Lefty Grove wins top pitching honors here and ranks as one of the greatest southpaws to ever play the game. Carl Hubbell, famed for striking out five straight future Hall of Famers in the 1934 All-Star Game, was not too shabby during the regular season as well.
Phillies outfielder Chuck Klein, who won NL MVP in 1932 and the Triple Crown the following season, was the toughest omission here. Joe Cronin, Paul Waner, Red Ruffing, Mel Harder and Wes Ferrell were given serious consideration as well.
Top 10 Players of the 1940s
1. OF Ted Williams: (.356/.496/.647, 1,303 H, 234 HR, 893 RBI, 951 R)
2. OF Stan Musial: (.346/.428/.578, 1,432 H, 146 HR, 706 RBI, 815 R)
3. OF Joe DiMaggio: (.325/.404/.568, 1,156 H, 180 HR, 786 RBI, 684 R)
4. SP Hal Newhouser: (170-118, 2.84 ERA, 1.302 WHIP, 1,579 K, 2,453.1 IP)
5. SP Bob Feller: (137-82, 2.90 ERA, 1.247 WHIP, 1,396 K, 1,897 IP)
6. SS Lou Boudreau: (.300/.385/.422, 1,578 H, 62 HR, 692 RBI, 758 R)
7. 1B Johnny Mize: (.304/.394/.561, 1,071 H, 217 HR, 744 RBI, 655 R)
8. 2B Joe Gordon: (.270/.358/.459, 1,165 H, 181 HR, 710 RBI, 680 R)
9. SP Dutch Leonard: (122-123, 3.14 ERA, 1.246 WHIP, 779 K, 2,047.1 IP)
10. 2B Bobby Doerr: (.286/.361/.468, 1,407 H, 164 HR, 887 RBI, 764 R)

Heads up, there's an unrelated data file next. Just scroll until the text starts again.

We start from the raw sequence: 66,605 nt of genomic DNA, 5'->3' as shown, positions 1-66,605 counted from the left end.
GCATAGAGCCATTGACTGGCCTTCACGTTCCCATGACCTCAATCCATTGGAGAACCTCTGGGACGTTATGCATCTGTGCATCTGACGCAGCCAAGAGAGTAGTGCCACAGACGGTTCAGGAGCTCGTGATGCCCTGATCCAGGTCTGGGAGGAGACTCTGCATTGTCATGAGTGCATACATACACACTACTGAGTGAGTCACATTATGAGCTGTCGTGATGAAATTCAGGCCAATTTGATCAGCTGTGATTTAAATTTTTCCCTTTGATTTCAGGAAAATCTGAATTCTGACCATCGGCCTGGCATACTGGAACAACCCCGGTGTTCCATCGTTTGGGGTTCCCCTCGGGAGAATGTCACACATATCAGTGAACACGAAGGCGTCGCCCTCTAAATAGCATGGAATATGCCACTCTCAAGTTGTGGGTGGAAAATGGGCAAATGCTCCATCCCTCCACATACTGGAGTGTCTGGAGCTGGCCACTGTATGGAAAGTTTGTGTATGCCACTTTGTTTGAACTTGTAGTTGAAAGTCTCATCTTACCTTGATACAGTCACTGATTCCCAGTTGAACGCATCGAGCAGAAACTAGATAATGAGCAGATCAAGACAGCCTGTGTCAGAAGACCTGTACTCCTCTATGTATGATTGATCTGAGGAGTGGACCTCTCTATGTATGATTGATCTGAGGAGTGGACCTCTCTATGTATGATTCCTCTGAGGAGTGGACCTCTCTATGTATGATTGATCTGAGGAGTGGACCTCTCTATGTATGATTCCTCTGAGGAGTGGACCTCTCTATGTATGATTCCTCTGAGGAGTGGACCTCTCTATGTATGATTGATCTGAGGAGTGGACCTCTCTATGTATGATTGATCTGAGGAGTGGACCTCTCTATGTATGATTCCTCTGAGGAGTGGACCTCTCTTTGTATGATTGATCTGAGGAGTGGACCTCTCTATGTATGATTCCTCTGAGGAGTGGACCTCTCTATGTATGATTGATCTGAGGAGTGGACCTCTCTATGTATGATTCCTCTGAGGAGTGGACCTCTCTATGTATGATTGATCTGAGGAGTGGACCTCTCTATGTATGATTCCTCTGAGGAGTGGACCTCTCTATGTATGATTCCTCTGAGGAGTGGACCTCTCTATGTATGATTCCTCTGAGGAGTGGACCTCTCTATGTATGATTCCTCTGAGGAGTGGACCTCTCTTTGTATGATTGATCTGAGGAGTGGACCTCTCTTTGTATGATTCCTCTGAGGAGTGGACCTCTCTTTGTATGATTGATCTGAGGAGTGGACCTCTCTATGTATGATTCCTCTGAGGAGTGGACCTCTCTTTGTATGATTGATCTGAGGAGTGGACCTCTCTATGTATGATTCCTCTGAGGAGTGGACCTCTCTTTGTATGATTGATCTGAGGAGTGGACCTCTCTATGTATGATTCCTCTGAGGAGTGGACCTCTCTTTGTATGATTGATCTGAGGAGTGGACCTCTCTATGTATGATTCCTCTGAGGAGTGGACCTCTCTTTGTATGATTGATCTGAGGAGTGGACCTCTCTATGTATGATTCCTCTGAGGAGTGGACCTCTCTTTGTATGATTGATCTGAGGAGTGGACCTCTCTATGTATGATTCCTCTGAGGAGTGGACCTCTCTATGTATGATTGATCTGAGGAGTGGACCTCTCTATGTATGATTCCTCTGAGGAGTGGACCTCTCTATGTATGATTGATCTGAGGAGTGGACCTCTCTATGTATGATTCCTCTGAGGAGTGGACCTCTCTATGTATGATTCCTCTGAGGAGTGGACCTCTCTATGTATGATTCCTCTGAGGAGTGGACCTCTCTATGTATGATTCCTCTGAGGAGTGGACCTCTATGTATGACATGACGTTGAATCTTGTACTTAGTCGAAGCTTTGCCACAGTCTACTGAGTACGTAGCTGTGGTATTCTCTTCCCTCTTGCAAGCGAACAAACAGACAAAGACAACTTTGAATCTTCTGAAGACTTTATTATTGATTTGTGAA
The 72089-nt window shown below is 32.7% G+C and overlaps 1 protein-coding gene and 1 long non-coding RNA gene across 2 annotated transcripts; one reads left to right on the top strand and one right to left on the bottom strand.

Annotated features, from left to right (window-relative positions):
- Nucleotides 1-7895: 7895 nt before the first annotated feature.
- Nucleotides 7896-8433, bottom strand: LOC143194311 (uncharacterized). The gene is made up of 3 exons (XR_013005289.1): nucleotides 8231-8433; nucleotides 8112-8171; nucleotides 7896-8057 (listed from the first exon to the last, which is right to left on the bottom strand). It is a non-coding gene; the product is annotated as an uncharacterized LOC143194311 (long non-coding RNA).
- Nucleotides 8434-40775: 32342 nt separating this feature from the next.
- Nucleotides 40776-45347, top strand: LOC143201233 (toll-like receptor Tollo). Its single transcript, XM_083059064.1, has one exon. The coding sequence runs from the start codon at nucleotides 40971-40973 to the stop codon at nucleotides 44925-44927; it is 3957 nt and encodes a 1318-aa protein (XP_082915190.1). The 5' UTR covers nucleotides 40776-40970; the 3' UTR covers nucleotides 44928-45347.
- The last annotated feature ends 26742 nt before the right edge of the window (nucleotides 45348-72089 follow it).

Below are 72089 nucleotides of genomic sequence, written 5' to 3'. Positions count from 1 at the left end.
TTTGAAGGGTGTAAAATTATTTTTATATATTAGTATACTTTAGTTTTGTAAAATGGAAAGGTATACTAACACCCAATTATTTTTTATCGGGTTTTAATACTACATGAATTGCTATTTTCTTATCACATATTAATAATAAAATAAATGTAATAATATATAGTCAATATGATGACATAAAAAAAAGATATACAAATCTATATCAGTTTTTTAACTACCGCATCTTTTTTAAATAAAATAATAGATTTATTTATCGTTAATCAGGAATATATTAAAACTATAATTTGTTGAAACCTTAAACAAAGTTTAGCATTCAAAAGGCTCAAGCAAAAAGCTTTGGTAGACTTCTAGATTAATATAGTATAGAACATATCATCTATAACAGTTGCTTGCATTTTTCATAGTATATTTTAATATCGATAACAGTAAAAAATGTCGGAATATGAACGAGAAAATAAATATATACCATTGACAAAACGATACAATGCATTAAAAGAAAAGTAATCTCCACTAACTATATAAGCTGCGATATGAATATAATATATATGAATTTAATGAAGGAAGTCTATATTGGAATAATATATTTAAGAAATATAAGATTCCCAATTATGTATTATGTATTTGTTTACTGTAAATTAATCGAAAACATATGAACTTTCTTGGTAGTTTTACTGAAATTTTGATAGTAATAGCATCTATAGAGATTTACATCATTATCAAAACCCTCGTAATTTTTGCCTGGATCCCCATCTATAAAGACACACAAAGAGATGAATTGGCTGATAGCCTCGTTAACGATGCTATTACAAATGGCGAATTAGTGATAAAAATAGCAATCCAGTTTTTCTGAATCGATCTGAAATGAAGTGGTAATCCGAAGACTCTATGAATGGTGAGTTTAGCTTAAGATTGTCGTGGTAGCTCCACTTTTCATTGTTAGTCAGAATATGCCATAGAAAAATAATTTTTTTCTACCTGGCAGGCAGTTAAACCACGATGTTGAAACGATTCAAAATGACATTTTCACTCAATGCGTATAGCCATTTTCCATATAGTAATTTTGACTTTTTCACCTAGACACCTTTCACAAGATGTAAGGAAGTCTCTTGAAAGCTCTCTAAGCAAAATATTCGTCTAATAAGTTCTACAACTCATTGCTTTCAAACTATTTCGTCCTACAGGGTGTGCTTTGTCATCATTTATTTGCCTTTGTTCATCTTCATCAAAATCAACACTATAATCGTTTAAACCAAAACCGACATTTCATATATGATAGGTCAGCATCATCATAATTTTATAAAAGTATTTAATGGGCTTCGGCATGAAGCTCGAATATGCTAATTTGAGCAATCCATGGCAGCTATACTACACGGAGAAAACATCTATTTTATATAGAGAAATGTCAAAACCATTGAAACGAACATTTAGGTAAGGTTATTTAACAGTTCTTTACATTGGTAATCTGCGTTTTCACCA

The 1940s was a tough decade to gauge from a production standpoint, as most players lost at least a couple seasons while serving in World War II. At the top of that list is Ted Williams, who lost three seasons in the prime of his career, yet still managed to finish as arguably the greatest pure hitter to ever play the game.
Fellow outfielders Stan Musial and Joe DiMaggio each served time as well, though DiMaggio was around in 1941 when he posted his record 56-game hitting streak.
Flame-throwing Bob Feller threw a pair of no-hitters during the decade and was probably the decade's most dominant arm. However, Hal Newhouser put up the better all-around numbers and managed to win back-to-back MVP awards in 1944 and 1945.
As far as snubs, White Sox shortstop Luke Appling and Tigers pitcher Dizzy Trout were the first ones off on each side of the ball.
Top 10 Players of the 1950s
1. OF Mickey Mantle: (.311/.425/.569, 1,392 H, 280 HR, 841 RBI, 994 R)
2. 1B Stan Musial: (.330/.421/.568, 1,771 H, 266 HR, 972 RBI, 948 R)
3. OF Willie Mays: (.317/.391/.590, 1,291 H, 250 HR, 709 RBI, 777 R)
4. SP Warren Spahn: (202-131, 2.92 ERA, 1.180 WHIP, 1,464 K, 2,822.2 IP)